Anti-Racist Book Share

Program Encourages Conversations about Bias, Privilege and Equity
Anti-racist books

As part of a broad effort to promote diversity, equity and inclusion in the college, Dean Anthony S. Davis launched the anti-racist book share program in fall 2020 and offered to buy COLSA students, staff and faculty a book of their choice that confronts racism and white privilege and supports self-education and growth. To date, 58 people have received books.

Davis has also elevated the visibility of the college’s Inclusion, Diversity, Equity and Access (IDEA) Committee, with COLSA faculty adopting the committee as a standing committee in the bylaws, and he has created Open IDEA Hour sessions to discuss diversity, equity and inclusion ideas and concepts that emerge in teaching, research and the workplace. The monthly event is open to faculty and staff in COLSA’s community; a similar session for students will launch this fall.

COLSA: Why did you decide to launch the anti-racist book share?

Anthony S. Davis: One thing that crystallized for me following the killing of George Floyd was the urgent need to develop a meaningful pathway toward dismantling the seemingly intractable racism in society. I believe we have a responsibility to self-educate. We must build our competencies around racism and bias and learn how it can be hidden to some and so obvious to others. The anti-racism book share is an entry point intended to get people reading, thinking and talking about these things.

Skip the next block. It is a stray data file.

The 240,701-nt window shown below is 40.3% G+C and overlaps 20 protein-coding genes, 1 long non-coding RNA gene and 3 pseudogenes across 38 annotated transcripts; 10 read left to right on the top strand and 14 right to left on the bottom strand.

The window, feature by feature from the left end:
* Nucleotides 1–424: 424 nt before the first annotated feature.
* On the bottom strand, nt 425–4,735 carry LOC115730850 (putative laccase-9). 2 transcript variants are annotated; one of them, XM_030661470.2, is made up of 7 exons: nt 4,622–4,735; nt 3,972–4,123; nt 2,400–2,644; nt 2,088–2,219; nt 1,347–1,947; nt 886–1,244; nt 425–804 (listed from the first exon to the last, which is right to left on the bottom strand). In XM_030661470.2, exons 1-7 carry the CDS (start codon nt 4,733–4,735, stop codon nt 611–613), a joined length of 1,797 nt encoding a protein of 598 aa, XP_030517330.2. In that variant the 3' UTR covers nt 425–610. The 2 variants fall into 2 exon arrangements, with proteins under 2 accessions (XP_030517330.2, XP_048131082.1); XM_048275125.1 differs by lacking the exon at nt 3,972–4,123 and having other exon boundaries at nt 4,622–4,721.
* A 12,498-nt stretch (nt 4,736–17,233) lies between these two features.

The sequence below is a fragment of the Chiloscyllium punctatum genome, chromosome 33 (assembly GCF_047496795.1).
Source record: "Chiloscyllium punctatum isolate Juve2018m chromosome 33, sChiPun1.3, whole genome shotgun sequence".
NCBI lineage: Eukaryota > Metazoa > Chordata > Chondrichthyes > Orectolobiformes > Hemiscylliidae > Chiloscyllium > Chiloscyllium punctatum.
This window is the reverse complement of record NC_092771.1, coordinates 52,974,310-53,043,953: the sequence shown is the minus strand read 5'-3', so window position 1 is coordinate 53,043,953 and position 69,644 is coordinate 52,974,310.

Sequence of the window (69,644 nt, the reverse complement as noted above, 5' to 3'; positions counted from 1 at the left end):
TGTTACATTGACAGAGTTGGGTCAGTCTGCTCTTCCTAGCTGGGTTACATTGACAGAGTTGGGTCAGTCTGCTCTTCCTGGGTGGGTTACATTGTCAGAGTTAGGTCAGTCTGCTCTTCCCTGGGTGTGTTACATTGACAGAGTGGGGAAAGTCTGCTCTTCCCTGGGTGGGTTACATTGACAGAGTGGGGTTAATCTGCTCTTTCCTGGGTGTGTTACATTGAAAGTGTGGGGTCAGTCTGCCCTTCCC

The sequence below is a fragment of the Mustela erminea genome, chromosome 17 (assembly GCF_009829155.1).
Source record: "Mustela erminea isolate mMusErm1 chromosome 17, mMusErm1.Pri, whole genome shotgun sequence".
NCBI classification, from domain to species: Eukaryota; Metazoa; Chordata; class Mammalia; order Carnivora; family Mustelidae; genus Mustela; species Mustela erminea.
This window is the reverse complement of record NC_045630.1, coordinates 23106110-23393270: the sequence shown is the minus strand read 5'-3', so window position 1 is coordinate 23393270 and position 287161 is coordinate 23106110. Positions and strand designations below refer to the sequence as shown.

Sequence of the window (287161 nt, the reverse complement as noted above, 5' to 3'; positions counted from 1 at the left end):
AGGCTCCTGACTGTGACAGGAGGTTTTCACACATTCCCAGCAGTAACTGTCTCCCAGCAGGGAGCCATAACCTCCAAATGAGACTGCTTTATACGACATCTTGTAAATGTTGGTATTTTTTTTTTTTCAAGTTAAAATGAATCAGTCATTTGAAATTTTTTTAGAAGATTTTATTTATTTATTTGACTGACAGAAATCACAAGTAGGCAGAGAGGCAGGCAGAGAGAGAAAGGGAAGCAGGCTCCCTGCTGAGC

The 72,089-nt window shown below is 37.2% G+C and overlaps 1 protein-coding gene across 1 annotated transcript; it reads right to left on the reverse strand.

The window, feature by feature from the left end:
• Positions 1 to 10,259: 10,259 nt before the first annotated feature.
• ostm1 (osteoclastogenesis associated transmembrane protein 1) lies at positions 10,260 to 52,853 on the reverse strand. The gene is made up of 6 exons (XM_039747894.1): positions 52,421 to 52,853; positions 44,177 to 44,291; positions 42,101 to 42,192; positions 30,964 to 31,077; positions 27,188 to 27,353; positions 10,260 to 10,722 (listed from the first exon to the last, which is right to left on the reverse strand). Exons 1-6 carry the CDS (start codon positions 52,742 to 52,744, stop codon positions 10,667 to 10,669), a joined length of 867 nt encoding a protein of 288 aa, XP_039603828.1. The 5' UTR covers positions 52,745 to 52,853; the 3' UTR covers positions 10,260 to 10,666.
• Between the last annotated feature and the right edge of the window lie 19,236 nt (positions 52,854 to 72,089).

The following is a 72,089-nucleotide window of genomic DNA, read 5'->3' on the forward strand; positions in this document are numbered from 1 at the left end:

COLSA: Why do you think it’s important for us, both as individuals and as a community, to read and discuss these books?

Davis: The book share program is meant to build into our community a system of collective reading, sharing and exchange. I would like to see a group of faculty, staff and students get together and say, “We read these books, and now we recognize areas in our operations that we should really look at changing because they are at odds with our values as a college.”

COLSA: Of the books you’ve read on the subject of anti-racism, which would be first you’d recommend and why?

Davis: That’s a great question, and I don’t know. I think it’s a journey, and I want to emphasize that. For me, How to be an Anti-Racist — Ibram Kendi’s book — is one I think people can really identify with. White Fragility helps people have uncomfortable conversations, and I think that’s a good entry point for a lot of people. And then with each progressive book that’s read, you take the journey a little bit deeper.

COLSA: Can you isolate one thing that you’ve read or learned in the course of your reading that either particularly resonated with you or changed the way you think?

Davis: I think the level of discomfort that comes from knowing the cost of opportunities and how the cost has been born by those who have been systematically deprived of opportunities is a constant refrain in my mind. I also think about the wide-ranging age of the books we ordered and the persistent relevance of content that is in some cases decades old. It’s really hard to think about how resistant to change we have been as a society. It has reinforced my commitment to make sure that students have access to a transformative, inspiring education regardless of their financial background, their race, their identity.

COLSA: What do you want people to know about your vision for COLSA as it relates to inclusion, diversity, equity and access?

Davis: This college has people that care so deeply about both science and helping the world be a more inclusive place. My vision is to bring those together and daylight the possibility of science helping us to become a more equitable society. We can start here by creating a truly diverse, equitable and inclusive place of work and study. Then together, we address the grand challenges — economic disparity, food insecurity, human disease, climate change — that are lying in front of us.